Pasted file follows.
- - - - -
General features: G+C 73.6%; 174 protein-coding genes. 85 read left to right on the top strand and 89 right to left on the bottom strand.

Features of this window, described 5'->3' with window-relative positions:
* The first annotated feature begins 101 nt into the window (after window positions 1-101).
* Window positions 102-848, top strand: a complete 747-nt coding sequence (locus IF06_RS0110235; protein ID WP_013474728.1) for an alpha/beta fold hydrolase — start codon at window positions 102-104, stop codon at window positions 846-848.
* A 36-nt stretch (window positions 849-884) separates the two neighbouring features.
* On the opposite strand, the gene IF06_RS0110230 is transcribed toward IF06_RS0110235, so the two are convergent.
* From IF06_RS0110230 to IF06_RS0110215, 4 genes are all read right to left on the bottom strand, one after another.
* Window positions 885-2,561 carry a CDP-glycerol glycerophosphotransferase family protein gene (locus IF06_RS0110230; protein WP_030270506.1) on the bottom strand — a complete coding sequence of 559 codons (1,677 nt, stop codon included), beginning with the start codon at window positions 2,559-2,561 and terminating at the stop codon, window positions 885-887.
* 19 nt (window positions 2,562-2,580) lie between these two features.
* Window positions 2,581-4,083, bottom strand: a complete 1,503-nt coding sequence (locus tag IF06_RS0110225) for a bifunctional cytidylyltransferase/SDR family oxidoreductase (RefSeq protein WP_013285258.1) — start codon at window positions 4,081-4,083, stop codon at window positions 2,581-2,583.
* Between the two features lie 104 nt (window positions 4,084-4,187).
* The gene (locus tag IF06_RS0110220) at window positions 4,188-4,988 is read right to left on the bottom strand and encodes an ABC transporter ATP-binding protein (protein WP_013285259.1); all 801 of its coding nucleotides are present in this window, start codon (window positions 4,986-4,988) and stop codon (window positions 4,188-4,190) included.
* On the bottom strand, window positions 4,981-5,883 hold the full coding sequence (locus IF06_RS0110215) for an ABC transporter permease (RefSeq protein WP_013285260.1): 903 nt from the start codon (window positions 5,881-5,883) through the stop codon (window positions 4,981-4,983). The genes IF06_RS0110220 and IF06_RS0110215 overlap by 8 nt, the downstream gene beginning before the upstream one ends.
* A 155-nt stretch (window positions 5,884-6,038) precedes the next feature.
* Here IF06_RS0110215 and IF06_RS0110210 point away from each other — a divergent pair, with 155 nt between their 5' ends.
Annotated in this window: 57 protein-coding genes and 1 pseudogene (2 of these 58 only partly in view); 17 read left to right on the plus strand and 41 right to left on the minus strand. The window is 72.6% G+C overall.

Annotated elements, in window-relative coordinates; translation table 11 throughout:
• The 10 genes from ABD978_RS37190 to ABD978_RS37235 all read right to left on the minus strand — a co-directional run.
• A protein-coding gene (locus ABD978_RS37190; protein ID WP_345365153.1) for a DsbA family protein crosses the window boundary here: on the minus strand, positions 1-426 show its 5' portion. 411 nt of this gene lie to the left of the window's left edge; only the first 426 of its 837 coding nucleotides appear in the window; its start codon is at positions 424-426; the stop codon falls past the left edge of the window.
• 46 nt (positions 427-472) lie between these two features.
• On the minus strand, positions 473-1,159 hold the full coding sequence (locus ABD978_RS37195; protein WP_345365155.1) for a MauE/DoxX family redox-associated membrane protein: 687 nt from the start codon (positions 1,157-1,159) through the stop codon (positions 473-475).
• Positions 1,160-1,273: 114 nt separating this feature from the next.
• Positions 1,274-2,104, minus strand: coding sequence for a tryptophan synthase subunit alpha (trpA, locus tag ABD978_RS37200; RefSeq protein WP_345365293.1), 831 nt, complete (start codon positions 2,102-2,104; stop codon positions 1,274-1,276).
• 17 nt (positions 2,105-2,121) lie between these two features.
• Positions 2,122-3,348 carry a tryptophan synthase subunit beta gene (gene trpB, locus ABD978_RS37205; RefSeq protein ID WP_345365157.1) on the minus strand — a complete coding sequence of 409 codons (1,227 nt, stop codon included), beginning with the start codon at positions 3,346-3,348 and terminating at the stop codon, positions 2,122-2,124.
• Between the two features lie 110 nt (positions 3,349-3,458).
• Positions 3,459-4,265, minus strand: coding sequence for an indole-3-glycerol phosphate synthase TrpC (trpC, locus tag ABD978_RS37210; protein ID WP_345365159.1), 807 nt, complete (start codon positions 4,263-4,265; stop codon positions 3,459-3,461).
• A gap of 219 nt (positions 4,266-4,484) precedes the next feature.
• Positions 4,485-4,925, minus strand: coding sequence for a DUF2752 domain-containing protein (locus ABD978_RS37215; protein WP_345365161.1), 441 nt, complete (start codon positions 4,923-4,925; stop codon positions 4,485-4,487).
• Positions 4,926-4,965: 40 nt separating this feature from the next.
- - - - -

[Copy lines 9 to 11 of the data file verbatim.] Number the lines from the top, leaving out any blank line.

* 19 nt (window positions 2,562-2,580) lie between these two features.
* Window positions 2,581-4,083, bottom strand: a complete 1,503-nt coding sequence (locus tag IF06_RS0110225) for a bifunctional cytidylyltransferase/SDR family oxidoreductase (RefSeq protein WP_013285258.1) — start codon at window positions 4,081-4,083, stop codon at window positions 2,581-2,583.
* Between the two features lie 104 nt (window positions 4,084-4,187).